Photos of the Day
June 7 - Point Richmond
Today's Photos of the Day are of the world's largest and fastest racing yacht, Mari-Cha IV, which arrived at the KKMI yard in Point Richmond late last week after her delivery from Antigua. Thanks to the foreshortening of a telephoto lens, she doesn't look that long in this photo, but she's a 140-ft all-carbon modern schooner. It's unclear if she'll be doing any sailing on the Bay prior to the start of her assault on the West Marine Pacific Cup record in early July.
One of the cool things about Mari-Cha is her silver paint job. We don't know if it was planned, but as she moves through the water, glimmering waves flow down her hull. We've never seen anything like it, but it's really cool.
Paul Kaplan of KKMI notes that part of their yard is a public shore, so everyone is welcome to come and have a gander at the great schooner. KKMI is located on 530 West Cutting Blvd in Point Richmond, and is easily seen from the freeway. There's plenty of parking. Instead of entering through the busy boatyard office, follow the signs to the gate on the left (when facing the building). You'll be able to see Mari-Cha's black masts from a mile away.
For more details on Mari-Cha, see the feature in this month's edition of Latitude 38.
Delta Ditch Run
June 7 - Stockton
The 14th annual Delta Ditch Run, co-hosted by Stockton SC and Richmond YC on Saturday, was once again about as much fun as you can cram into a day of sailing. The weather for the 67.5-mile run up the river was perfect, featuring just enough wind to make it exciting at times. Bill Erkelens' D-Cat Adrenaline had a speedy ride, finishing the course first in 5:15:49, claiming multihulls honors in the process.
Adrenaline off Santa Clara Shoal, just down from Fisherman's Cut
Even more impressive was Don Jesberg's performance with his Melges 24 Ego. Sailing light with just Ricky Matthews and Steve Baumhoff, Jesberg led the monohull fleet wire-to-wire, finishing in 7:11:02. That topped the next boat in the 112-boat monohull racing fleet, Erik Urias' Wylie Wabbit Crash Test Bunny, by 15 minutes on corrected time. Even more incredible is Jesberg's record in the Ditch Run - this was the fifth year in row he has won it overall.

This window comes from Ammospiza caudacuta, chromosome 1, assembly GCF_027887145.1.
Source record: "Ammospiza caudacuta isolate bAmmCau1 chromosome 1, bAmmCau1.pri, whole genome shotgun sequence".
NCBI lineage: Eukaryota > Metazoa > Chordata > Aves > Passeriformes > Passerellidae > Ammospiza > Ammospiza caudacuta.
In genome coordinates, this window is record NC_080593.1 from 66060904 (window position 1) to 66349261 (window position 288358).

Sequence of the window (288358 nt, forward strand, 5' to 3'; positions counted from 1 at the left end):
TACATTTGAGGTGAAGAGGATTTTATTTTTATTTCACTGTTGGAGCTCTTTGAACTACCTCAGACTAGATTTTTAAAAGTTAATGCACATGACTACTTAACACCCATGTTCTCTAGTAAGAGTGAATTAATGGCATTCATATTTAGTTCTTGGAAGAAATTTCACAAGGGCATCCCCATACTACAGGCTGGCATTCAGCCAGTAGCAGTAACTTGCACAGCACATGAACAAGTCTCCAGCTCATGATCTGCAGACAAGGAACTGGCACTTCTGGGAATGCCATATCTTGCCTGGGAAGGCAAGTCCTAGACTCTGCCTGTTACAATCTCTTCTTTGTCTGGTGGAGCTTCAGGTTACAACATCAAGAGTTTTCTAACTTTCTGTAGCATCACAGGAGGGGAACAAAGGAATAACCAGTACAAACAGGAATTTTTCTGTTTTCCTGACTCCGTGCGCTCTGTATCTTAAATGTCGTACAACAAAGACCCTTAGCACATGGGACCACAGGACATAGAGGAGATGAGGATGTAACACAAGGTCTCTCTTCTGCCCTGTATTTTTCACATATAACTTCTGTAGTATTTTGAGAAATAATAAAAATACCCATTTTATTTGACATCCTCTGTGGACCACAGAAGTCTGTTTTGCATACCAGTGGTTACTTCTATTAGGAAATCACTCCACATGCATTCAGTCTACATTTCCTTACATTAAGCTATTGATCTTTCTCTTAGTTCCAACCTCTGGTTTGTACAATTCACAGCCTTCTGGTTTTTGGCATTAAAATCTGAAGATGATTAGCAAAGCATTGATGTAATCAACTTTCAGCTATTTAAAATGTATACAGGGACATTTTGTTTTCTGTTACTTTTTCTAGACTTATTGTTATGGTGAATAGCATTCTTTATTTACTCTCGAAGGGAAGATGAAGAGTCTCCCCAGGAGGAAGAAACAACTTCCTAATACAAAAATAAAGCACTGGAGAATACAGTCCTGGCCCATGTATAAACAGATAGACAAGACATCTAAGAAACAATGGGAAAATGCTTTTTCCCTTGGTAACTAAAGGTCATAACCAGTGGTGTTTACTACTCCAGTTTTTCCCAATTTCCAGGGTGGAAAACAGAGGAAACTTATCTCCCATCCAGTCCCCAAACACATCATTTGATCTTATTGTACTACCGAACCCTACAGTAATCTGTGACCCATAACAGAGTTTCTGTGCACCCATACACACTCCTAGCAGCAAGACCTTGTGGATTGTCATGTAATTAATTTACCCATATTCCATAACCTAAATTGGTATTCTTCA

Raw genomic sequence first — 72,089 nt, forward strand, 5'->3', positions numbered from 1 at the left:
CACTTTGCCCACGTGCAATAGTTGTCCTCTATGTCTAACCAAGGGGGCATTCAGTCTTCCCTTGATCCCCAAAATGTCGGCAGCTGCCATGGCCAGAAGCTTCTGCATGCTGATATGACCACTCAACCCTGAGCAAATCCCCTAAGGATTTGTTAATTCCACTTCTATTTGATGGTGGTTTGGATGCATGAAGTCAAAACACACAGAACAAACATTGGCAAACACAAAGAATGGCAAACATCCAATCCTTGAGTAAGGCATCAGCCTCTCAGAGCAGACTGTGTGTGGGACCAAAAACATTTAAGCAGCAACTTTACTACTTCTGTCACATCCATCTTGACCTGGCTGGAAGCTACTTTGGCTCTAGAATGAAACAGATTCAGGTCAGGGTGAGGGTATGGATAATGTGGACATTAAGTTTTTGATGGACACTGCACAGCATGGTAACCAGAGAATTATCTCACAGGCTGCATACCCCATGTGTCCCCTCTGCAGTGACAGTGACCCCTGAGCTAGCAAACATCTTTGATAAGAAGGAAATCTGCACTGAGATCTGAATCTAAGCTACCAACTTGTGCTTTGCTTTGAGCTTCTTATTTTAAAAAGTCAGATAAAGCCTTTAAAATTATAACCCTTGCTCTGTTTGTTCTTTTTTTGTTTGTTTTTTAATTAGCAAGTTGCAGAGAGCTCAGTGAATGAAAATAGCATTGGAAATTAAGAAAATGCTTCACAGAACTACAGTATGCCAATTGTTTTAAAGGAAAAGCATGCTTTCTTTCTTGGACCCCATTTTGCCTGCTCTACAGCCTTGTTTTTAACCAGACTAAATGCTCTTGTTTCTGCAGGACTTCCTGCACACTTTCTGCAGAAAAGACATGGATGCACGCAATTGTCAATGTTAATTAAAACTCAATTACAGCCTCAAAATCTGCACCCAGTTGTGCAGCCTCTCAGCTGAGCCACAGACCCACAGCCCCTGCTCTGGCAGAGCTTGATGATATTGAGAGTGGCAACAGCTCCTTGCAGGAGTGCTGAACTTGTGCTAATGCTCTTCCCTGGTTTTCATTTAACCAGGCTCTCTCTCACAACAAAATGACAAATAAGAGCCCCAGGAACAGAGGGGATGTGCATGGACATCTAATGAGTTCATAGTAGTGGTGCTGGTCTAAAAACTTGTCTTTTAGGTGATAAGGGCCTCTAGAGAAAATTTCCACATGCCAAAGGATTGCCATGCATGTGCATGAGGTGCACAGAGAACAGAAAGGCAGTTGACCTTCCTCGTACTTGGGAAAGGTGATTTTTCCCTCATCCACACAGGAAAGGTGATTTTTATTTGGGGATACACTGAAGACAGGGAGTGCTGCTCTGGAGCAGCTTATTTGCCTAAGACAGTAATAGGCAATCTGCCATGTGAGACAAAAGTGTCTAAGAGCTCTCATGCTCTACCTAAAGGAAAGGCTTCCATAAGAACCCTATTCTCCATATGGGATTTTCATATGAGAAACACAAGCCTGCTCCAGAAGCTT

Ego, Don Jesberg's Melges 24
Class winners follow:
Pair-O-Chairs, finishing in the long shadows of 7:36 pm, topped the biggest division, the Moore 24s.
Photos John Dukat
San Francisco Cup
June 7 - San Francisco Bay
St. Francis YC won the San Francisco Cup back from San Francisco YC this weekend, winning the prestigious match race series 3-0. The event, held in J/105s, was sailed in moderate winds on the Southampton Shoals course. Chris Perkins was the winning skipper, sailing his Good Timin' with brother Phil Perkins, John Collins, Steve Marsh, Nick Gibbens, and Will Sharron. The Saints led at every mark, with winning deltas of 32 seconds in the first race, 1:22 in the second, and 1:36 in Sunday's finale.
The winning StFYC team (plus one). Skipper Chris Perkins is holding the Cup.
Tim Russell helmed his Aquavit for San Francisco YC, with Bill Melbostad, Randy Smith, Greg 'Radar' Felton, Matt Frymier and Rob Schmidt pulling the strings. Though they lost on the water, SFYC 'won' the Saturday night party, which was highlighted, we're told, by an hysterical skit satirizing the event and both yacht clubs' board of directors. "No barb was left unturned," reports Jaren Leet, whose full account of the Cup can be found at www.stfyc.com.
Future competitors Teddy Russell (left) and Charlie Perkins discuss plans for the SF Cup circa 2034.
Stamm's Boat Loses Keel and Lays Down in TransAt
June 7 - Atlantic Ocean
It's been a wild Transat, the upwind singlehanded race from England to Boston, once known as the OSTAR, and which 'made' singlehanded ocean racing. The current excitement is that shortly after Jean Pierre Dick's Open 60 Virbac was rolled 360 degrees and dismasted after sailing under storm jib only in 50 knots of wind and 20-ft seas, Bernard Stamm's Open 60 Cheminées Poujoulat/Armor Lux, leading the monohulls, capsized after losing her bulb keel. This is the same boat that Stamm had once used to establish the monohull transatlantic sailing record. Prior to losing the keel, Stamm reported that at over 20 knots, his boat shook terribly and that he feared the mast would fall. Instead the keel fell off and the boat is now lying on her side with the sails up. Stamm has been rescued.